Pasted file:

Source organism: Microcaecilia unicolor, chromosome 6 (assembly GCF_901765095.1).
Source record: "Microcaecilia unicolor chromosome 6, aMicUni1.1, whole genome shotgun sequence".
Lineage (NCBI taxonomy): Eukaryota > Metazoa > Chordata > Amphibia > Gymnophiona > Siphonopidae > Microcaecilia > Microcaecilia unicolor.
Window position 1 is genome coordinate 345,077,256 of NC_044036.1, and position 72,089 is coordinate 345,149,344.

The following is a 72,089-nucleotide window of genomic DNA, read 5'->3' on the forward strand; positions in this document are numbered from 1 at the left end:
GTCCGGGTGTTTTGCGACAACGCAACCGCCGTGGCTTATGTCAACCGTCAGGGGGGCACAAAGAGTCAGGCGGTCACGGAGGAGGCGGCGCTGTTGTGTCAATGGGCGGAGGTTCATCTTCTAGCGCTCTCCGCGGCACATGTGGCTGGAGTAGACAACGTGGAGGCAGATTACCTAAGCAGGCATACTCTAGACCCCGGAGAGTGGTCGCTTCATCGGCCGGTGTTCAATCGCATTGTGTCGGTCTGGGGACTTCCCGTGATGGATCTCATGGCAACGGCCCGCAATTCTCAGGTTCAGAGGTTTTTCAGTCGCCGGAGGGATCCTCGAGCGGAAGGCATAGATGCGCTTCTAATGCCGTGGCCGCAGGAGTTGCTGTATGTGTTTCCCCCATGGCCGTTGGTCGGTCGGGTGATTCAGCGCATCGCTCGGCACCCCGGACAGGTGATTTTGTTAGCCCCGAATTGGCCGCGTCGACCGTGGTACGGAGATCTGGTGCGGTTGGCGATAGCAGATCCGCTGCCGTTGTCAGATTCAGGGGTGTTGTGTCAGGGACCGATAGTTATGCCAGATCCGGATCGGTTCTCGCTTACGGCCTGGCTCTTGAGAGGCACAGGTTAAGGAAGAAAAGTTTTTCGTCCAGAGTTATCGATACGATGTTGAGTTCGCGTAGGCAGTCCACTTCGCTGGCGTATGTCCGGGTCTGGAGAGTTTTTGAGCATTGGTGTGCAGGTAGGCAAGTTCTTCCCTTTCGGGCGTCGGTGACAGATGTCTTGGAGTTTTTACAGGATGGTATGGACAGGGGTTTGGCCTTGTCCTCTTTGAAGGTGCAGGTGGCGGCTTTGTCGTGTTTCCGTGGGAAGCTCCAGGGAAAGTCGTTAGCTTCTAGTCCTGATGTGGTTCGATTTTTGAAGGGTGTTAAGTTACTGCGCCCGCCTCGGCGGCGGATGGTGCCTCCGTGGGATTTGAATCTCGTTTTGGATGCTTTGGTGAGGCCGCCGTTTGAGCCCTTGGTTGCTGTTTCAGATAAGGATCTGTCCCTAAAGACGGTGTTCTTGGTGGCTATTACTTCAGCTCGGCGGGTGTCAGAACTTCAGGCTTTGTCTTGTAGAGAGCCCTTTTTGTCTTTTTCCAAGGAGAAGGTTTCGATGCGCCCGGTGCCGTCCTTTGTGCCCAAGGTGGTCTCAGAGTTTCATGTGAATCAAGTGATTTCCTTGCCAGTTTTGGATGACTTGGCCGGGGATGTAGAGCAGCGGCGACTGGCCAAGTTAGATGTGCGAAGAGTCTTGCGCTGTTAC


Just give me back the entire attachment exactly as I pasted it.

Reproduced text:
Source organism: Microcaecilia unicolor, chromosome 6 (assembly GCF_901765095.1).
Source record: "Microcaecilia unicolor chromosome 6, aMicUni1.1, whole genome shotgun sequence".
Lineage (NCBI taxonomy): Eukaryota > Metazoa > Chordata > Amphibia > Gymnophiona > Siphonopidae > Microcaecilia > Microcaecilia unicolor.
Window position 1 is genome coordinate 345,077,256 of NC_044036.1, and position 72,089 is coordinate 345,149,344.

The following is a 72,089-nucleotide window of genomic DNA, read 5'->3' on the forward strand; positions in this document are numbered from 1 at the left end:
GTCCGGGTGTTTTGCGACAACGCAACCGCCGTGGCTTATGTCAACCGTCAGGGGGGCACAAAGAGTCAGGCGGTCACGGAGGAGGCGGCGCTGTTGTGTCAATGGGCGGAGGTTCATCTTCTAGCGCTCTCCGCGGCACATGTGGCTGGAGTAGACAACGTGGAGGCAGATTACCTAAGCAGGCATACTCTAGACCCCGGAGAGTGGTCGCTTCATCGGCCGGTGTTCAATCGCATTGTGTCGGTCTGGGGACTTCCCGTGATGGATCTCATGGCAACGGCCCGCAATTCTCAGGTTCAGAGGTTTTTCAGTCGCCGGAGGGATCCTCGAGCGGAAGGCATAGATGCGCTTCTAATGCCGTGGCCGCAGGAGTTGCTGTATGTGTTTCCCCCATGGCCGTTGGTCGGTCGGGTGATTCAGCGCATCGCTCGGCACCCCGGACAGGTGATTTTGTTAGCCCCGAATTGGCCGCGTCGACCGTGGTACGGAGATCTGGTGCGGTTGGCGATAGCAGATCCGCTGCCGTTGTCAGATTCAGGGGTGTTGTGTCAGGGACCGATAGTTATGCCAGATCCGGATCGGTTCTCGCTTACGGCCTGGCTCTTGAGAGGCACAGGTTAAGGAAGAAAAGTTTTTCGTCCAGAGTTATCGATACGATGTTGAGTTCGCGTAGGCAGTCCACTTCGCTGGCGTATGTCCGGGTCTGGAGAGTTTTTGAGCATTGGTGTGCAGGTAGGCAAGTTCTTCCCTTTCGGGCGTCGGTGACAGATGTCTTGGAGTTTTTACAGGATGGTATGGACAGGGGTTTGGCCTTGTCCTCTTTGAAGGTGCAGGTGGCGGCTTTGTCGTGTTTCCGTGGGAAGCTCCAGGGAAAGTCGTTAGCTTCTAGTCCTGATGTGGTTCGATTTTTGAAGGGTGTTAAGTTACTGCGCCCGCCTCGGCGGCGGATGGTGCCTCCGTGGGATTTGAATCTCGTTTTGGATGCTTTGGTGAGGCCGCCGTTTGAGCCCTTGGTTGCTGTTTCAGATAAGGATCTGTCCCTAAAGACGGTGTTCTTGGTGGCTATTACTTCAGCTCGGCGGGTGTCAGAACTTCAGGCTTTGTCTTGTAGAGAGCCCTTTTTGTCTTTTTCCAAGGAGAAGGTTTCGATGCGCCCGGTGCCGTCCTTTGTGCCCAAGGTGGTCTCAGAGTTTCATGTGAATCAAGTGATTTCCTTGCCAGTTTTGGATGACTTGGCCGGGGATGTAGAGCAGCGGCGACTGGCCAAGTTAGATGTGCGAAGAGTCTTGCGCTGTTAC